Mumbai – We used to visit it, in order to experience it – understand what a big city was all about, marvel at the skyscrapers and of course, the sea. We were the typical small-towners who would travel all the way from Pune, simply to ogle Mumbai. I was fascinated by Mumbai then and that fascination remains to this day. The Mumbai taxi wallahs (“chor to woh dilli walleh hote hai*, humare paas ghuma ghumake lene ke liye time nahi hai”), the street vendors who assess your bargaining skills with one withering glance (“poona se aaye ho?”), the havaldars and the immigration officers at the airport who are delighted to be spoken to in Marathi and establish an immediate rapport, the impossibly good-looking girls, the celebrities, that ‘glint’ in everyone’s eye – a great place to people watch.
And then there is London. The history oozing through each and every corner – this is the place where Charlie Chaplin used to dine, this is the place where Princess Diana used to get her gowns designed, this is the place where beheadings took place, this is the place where Charles Dickens lived and other fascinating details on every street. The beauty is
And just like we used to visit Mumbai to look at the skyscrapers, we now visit London to look at the Christmas lights. Small towners travelling to the big city to gawk
*[apologies to all dilli wallahs, the taxi-wallah’s words not mine]
A witch lived in Burley not long ago. The locals were not very happy to have a witch living in their village and finally she decided to settle in the US. Since then the village came to be associated with witches. There are rumours of a witch coven still holding meetings in the forest. Even the shops here have a similar theme. Some of them even sell spells.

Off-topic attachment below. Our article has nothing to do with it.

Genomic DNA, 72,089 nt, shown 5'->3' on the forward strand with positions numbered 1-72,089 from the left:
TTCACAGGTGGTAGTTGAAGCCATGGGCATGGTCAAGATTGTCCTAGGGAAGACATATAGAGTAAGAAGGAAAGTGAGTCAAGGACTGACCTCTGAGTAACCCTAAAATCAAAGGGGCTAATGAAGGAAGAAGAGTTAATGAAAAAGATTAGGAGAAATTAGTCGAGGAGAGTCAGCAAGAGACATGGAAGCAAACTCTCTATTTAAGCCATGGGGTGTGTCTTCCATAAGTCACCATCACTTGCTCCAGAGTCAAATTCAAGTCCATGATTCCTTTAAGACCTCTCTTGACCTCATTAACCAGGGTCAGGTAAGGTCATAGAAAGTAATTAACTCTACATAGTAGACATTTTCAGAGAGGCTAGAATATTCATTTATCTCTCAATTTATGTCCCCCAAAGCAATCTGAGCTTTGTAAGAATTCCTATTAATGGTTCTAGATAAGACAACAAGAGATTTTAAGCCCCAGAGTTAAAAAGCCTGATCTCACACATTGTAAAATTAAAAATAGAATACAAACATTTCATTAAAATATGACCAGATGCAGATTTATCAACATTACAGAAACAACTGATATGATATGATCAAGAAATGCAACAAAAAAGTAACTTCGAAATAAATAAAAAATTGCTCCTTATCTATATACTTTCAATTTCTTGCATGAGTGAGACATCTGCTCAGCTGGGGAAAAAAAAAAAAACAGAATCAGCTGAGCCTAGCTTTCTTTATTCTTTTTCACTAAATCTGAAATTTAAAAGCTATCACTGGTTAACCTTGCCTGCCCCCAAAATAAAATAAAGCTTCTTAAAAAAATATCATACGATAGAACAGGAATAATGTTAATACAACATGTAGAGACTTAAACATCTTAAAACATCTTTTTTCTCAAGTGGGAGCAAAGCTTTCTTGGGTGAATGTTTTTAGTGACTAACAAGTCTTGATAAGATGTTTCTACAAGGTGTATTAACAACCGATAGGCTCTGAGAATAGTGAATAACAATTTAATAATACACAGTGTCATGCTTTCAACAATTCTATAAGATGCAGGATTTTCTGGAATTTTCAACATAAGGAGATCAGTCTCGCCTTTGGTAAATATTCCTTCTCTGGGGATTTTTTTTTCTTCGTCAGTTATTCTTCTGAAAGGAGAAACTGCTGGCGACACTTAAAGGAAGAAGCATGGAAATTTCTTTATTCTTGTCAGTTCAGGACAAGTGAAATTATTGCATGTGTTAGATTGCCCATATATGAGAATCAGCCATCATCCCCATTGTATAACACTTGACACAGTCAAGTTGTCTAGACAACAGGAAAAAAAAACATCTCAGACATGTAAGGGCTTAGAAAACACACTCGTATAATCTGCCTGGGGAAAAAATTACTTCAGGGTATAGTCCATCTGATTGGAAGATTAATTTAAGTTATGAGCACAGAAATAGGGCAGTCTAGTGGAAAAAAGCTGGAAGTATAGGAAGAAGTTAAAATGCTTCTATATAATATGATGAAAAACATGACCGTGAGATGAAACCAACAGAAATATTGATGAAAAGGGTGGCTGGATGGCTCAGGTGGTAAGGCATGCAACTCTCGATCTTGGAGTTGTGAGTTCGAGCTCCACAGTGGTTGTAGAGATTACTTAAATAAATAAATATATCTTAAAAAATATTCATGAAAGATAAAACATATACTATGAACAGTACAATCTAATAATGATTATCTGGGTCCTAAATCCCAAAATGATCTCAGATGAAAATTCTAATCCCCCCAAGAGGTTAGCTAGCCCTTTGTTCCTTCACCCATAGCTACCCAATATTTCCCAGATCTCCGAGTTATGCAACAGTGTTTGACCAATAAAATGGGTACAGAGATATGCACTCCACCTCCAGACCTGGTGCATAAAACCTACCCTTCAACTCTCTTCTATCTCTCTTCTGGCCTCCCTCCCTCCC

After dining in one of the two village pubs, the first night that we were there, we set off to find our way back to our lodging. There were no street lights and it was pitch dark. Taxis stopped their service at 18:00 itself. Thankfully our lodge had given us a torch and along with the light from our mobile phones, we somehow managed to find our way back through the woods. And no, we did not hear the witches whispering in the woods. They seemed to be taking the night off. And no, not once did I feel unsafe. There is something comfortingly assuring about pretty English villages.
Along with the Lake District, the New Forest is one place in England that I can never get enough of. There is always something new to discover on every visit.
The American War Cemetery located in Cambridge was established in 1956 on a 30.5 acre site donated by the University of Cambridge. The cemetery has a total of 3812 burials and 5127 names have been recorded on the tablet of the missing. This is the only American World War 2 cemetery in the United Kingdom and one of the 24 administered by the American Battle Monuments Commission.